Home / Opinion / Why the ease of doing business matters

In the World Bank’s (WB) 2017 Doing Business ranking, India stands at the 130th place in a list of 190 nations—just a spot higher than in the 2016 rankings. Is this a worrisome sign? According to an article published in Mint (goo.gl/4PHo6n) and a paper brought out by a faculty member at the Indian Institute of Management, Bengaluru (goo.gl/66QF6g), the answer is “not so much". A curious case is being made that higher rankings do not really imply good economic outcomes such as higher foreign direct investment (FDI) inflows or higher gross domestic product (GDP) growth. I argue that this assessment is based on dodgy economic foundations.

The ease of doing business rank is a stock concept: It represents the reforms that a country has undertaken on various issues like infrastructure, legal systems, etc., over a couple of decades or even more. Hence, this rank ought to be more intricately associated with corresponding macroeconomic stock variables like the level of per capita GDP. With this concept in mind, Figure 1 plots the average ease of doing business rank during 2010-15 against per capita GDP level in the left panel.

The message is clear: In the long run, a country can’t become rich in the per capita sense unless it has a high ease of doing business index rank. Only oil-rich countries like Kuwait, Qatar, Libya, Venezuela and Angola managed to get sufficiently rich even with a relatively low ease of doing business score. On the other hand, if you have a sufficiently high ease of doing business score, then you are almost guaranteed to become a rich country.

Once we know that a high ease of doing business index is almost equivalent to being a rich country, it is foolhardy to expect that a high index will also imply higher GDP growth. Why? The answer lies in the convergence hypothesis proposed by the neo-classical growth theory, which says that poorer countries tend to grow faster in per capita terms. Estimates from the recent work of Harvard economist Robert J. Barro’s suggest that for every per-unit increase in the log of per capita income, the long-run growth rate drops by almost 1.22% per annum.

We can do a simple back-of-the-envelope calculation to adjust the observed growth rates by this magnitude to compare countries with varying ease of doing business rankings.

The real per capita income level for countries with a score below 50 is around $1,500 and for countries with a score of more than 70, it is around $38,000—that’s a huge difference. Once adjusted for the convergence factor, countries with a better score outperform by a decent rate of 0.35% per annum. Hence, the higher index not only shows better living standard in the long run but also indicates faster growth and catching-up for poorer countries.

The list of domestic economic variables positively affected by the index is, in fact, very long. For example, Figure 2 exhibits the impact of the rank on inflation. Because inflation is generally lower for richer countries, I plot the link separately for the rich and not-so-rich countries.

The message is again very clear: First, a higher ease of doing business ranking predicts lower inflation for both rich as well as lower-income countries. No country with a score greater than 70 registered an inflation greater than 5%. Brazil, Turkey, Russia and Argentina stand out as relatively higher-inflation countries precisely because they have a lower ease of doing business ranking, which indicates higher corruption, a poor legal structure, lack of infrastructure—all of which point to supply constraints.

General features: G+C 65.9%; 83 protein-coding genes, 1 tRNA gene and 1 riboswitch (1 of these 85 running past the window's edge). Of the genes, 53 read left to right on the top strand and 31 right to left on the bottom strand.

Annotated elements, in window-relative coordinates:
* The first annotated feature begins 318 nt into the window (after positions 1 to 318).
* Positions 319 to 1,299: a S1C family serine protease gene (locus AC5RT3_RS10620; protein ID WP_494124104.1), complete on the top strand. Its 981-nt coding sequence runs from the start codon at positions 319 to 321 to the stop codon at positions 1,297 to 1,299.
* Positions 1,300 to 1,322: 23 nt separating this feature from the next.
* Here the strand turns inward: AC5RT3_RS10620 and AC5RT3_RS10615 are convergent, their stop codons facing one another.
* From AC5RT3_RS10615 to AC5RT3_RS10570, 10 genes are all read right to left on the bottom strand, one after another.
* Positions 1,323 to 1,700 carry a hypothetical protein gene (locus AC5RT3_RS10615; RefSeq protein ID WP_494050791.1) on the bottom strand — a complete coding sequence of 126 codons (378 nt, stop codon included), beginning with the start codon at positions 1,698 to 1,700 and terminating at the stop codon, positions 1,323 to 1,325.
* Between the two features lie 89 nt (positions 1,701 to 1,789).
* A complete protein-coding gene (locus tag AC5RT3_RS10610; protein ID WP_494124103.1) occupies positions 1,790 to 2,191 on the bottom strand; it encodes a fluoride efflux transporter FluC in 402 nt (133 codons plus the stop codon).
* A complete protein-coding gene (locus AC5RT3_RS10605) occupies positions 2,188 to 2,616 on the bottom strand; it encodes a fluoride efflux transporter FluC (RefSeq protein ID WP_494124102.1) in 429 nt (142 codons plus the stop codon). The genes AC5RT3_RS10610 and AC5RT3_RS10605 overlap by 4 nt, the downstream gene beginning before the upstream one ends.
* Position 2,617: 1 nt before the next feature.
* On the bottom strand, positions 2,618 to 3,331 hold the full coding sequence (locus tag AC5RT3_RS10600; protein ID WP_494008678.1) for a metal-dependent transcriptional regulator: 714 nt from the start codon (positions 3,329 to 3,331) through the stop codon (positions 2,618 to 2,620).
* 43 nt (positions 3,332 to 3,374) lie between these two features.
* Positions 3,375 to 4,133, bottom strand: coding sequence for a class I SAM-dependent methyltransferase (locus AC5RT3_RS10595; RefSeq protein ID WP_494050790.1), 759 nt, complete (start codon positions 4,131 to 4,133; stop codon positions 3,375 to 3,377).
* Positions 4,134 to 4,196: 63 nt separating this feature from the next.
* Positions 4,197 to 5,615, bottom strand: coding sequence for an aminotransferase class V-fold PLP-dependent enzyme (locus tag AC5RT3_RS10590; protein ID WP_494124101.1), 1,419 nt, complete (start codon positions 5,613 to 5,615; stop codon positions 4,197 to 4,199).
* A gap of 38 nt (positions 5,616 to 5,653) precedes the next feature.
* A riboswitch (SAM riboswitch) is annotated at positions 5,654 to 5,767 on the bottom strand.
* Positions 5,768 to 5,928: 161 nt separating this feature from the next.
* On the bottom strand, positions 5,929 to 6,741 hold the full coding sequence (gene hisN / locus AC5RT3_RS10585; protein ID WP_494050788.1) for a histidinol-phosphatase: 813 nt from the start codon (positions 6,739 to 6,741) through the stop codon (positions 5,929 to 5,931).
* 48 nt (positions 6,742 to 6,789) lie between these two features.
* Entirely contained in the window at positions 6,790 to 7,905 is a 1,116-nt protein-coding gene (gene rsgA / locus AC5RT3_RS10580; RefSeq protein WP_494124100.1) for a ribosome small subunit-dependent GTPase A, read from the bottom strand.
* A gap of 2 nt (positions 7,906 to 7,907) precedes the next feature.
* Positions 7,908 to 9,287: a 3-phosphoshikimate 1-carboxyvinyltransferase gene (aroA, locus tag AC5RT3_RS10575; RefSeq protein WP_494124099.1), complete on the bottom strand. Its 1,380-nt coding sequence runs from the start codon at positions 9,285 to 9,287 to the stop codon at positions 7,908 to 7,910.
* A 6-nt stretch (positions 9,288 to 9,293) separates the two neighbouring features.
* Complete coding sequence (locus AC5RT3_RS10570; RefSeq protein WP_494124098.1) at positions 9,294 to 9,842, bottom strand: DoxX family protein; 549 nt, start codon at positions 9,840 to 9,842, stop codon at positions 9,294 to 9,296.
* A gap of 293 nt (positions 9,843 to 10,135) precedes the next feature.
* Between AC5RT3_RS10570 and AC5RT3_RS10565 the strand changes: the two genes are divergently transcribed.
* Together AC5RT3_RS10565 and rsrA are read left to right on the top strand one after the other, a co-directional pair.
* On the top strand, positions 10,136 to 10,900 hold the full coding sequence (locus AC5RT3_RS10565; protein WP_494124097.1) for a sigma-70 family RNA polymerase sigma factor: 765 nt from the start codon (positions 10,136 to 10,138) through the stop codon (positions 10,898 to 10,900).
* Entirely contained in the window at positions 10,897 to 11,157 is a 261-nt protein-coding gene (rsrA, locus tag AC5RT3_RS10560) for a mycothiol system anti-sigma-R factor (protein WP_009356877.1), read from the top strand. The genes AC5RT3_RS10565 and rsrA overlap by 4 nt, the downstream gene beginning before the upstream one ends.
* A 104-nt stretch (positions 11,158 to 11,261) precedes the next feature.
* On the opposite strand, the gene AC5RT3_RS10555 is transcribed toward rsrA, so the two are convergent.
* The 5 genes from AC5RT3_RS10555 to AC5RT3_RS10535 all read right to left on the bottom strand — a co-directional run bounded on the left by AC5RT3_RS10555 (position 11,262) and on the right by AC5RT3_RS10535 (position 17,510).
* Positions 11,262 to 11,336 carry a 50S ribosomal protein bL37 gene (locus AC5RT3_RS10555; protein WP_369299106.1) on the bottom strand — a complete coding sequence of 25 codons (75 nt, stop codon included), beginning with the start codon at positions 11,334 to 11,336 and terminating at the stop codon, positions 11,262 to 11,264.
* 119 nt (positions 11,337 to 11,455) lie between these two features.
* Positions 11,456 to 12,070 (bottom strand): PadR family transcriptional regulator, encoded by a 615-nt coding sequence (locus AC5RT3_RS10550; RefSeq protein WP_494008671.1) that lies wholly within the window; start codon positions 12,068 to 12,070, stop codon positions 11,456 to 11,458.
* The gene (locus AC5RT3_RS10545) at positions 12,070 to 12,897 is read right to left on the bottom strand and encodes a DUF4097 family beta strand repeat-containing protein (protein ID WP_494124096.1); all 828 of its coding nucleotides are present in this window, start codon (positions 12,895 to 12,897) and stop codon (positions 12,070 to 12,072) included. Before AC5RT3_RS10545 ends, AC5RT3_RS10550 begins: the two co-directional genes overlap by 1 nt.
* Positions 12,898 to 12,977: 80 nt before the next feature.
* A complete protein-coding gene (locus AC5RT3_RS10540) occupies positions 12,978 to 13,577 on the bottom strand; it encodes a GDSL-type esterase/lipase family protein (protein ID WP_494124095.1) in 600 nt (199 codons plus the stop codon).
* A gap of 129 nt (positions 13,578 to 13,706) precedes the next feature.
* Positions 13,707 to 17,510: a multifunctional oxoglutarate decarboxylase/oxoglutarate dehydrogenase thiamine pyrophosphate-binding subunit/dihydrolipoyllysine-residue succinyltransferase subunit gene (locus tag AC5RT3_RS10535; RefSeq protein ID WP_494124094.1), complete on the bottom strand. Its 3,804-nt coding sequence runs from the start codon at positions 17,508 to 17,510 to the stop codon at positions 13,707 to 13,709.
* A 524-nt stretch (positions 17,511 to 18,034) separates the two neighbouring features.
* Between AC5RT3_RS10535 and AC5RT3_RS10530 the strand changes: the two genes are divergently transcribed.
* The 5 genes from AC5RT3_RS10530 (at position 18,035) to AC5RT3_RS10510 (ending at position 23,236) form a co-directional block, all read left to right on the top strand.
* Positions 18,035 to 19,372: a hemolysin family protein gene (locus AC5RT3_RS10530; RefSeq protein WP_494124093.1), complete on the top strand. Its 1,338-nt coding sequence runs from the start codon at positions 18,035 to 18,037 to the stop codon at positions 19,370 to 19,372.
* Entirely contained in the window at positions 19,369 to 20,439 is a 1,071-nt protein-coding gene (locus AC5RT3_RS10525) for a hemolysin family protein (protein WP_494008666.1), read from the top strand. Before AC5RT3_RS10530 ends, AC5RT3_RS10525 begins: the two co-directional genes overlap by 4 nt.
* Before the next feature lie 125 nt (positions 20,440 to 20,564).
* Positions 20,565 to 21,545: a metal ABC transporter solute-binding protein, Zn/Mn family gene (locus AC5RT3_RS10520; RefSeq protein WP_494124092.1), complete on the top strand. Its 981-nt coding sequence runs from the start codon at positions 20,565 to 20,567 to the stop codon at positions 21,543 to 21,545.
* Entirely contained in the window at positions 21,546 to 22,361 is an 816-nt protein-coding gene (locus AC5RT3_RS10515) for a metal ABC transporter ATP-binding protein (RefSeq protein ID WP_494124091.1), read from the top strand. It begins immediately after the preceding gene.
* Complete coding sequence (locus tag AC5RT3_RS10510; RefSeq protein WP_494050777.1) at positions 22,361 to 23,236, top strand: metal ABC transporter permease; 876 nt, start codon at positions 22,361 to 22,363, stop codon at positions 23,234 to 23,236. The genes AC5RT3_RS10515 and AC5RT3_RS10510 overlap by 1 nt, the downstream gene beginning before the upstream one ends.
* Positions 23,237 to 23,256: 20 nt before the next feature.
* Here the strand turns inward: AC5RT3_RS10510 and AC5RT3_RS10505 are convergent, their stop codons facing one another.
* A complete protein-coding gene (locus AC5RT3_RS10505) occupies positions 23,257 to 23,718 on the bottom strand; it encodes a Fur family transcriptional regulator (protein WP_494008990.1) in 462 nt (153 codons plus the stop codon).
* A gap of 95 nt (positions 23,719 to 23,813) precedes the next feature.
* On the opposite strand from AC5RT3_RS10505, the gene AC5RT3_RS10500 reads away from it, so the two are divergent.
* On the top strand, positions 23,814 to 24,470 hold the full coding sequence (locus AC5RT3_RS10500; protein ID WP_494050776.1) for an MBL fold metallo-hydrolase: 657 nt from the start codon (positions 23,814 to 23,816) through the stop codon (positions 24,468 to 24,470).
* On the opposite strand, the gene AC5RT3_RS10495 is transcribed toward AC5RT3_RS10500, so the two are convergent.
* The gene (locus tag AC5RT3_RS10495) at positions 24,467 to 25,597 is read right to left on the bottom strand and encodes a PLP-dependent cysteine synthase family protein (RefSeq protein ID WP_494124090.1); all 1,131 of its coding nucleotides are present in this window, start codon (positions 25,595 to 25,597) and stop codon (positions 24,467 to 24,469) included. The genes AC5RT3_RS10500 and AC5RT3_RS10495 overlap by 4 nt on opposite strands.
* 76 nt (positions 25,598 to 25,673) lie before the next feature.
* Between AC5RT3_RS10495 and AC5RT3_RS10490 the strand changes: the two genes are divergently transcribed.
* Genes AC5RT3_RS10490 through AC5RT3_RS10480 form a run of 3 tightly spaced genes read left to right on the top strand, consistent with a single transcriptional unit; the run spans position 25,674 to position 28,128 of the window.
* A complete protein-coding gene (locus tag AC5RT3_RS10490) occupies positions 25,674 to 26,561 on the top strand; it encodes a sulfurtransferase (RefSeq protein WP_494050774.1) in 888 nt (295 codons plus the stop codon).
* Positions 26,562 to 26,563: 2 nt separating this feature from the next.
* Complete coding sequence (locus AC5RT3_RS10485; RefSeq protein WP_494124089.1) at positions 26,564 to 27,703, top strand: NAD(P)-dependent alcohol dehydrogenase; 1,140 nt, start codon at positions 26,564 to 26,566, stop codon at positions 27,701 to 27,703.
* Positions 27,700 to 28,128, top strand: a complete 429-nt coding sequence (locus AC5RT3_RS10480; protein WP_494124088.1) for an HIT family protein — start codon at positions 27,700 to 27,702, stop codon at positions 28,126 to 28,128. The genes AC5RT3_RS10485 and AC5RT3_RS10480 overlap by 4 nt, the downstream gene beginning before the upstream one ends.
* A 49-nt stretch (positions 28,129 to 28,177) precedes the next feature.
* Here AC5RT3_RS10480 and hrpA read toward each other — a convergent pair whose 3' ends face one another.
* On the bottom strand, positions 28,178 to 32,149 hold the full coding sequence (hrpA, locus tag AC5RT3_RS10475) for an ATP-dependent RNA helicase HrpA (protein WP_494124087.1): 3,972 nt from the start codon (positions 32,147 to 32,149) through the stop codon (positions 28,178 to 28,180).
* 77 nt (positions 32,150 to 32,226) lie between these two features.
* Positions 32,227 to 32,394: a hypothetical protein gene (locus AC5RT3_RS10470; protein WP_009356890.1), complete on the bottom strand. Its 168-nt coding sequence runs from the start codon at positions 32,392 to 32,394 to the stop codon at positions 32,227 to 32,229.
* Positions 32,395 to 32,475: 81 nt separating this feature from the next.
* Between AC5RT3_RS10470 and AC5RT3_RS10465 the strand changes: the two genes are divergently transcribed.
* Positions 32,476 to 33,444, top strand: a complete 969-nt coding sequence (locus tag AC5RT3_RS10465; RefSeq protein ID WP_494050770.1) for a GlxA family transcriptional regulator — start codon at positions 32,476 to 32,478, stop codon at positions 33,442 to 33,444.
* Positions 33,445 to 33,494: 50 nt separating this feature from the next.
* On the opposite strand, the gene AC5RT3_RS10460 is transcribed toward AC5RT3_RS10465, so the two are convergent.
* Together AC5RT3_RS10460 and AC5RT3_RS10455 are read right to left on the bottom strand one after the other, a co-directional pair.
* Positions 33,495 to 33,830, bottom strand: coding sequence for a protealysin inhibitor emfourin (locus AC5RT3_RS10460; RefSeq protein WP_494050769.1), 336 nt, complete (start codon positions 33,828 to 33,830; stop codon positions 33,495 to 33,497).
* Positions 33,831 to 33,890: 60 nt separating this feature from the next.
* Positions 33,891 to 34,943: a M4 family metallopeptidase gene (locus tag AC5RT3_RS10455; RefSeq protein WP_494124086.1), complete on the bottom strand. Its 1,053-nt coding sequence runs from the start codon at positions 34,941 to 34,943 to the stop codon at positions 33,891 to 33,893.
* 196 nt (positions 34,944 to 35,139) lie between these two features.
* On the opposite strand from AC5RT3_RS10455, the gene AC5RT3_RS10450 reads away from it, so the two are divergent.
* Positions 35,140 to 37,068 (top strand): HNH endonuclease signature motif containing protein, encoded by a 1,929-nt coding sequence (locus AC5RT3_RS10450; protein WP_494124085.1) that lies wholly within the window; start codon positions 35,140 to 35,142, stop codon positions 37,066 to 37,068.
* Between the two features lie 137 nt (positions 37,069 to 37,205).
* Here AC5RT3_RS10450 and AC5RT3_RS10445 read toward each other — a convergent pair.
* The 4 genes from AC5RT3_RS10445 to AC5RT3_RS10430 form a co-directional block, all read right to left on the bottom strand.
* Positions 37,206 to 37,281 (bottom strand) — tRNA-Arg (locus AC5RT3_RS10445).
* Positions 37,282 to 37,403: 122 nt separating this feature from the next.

Second, the higher ease of doing business rank for China shows up in a lower inflation compared to India, which lies above the line of best fit. This indicates how important it is for a country to target the reforms that the index reflects upon. Similar analysis shows that a better ease of doing business score is associated with a lower level of structural unemployment.

Coming to the case of FDI, in Figure 1 (right panel) I compare data from the Organisation for Economic Cooperation and Development (OECD) on inward FDI stock expressed as a percentage of GDP to the ease of doing business rank. FDI stock represents the total FDI that a country has received in the long run. Data shows a clear positive link between the two.

But there are some interesting outliers. Japan, with a high rank, attracts less FDI due to country-specific problems like customer liking for domestic known products and the connected nature of Japanese firms. On the other hand, the Netherlands, Switzerland, Luxembourg and Belgium, all ranked lower than Japan, attract very high FDI owing to their tax-haven strategies. So, country-specific factors are important for FDI success but in general, few countries with a relatively low ease of doing business scores have been able to attract FDI in the long run, except for a few tax havens.

In summary, a country can’t progress without undertaking the reforms that lead to better business conditions. These reforms are critical to achieve better living standards, moderate inflation, low-inflation uncertainty and high-growth rate. In short, India’s efforts to improve its ease of doing business ranking is not an unnecessary obsession.

Apoorva Javadekar is research director at the Centre For Advanced Financial Research And Learning, Mumbai.

Comments are welcome at theirview@livemint.com

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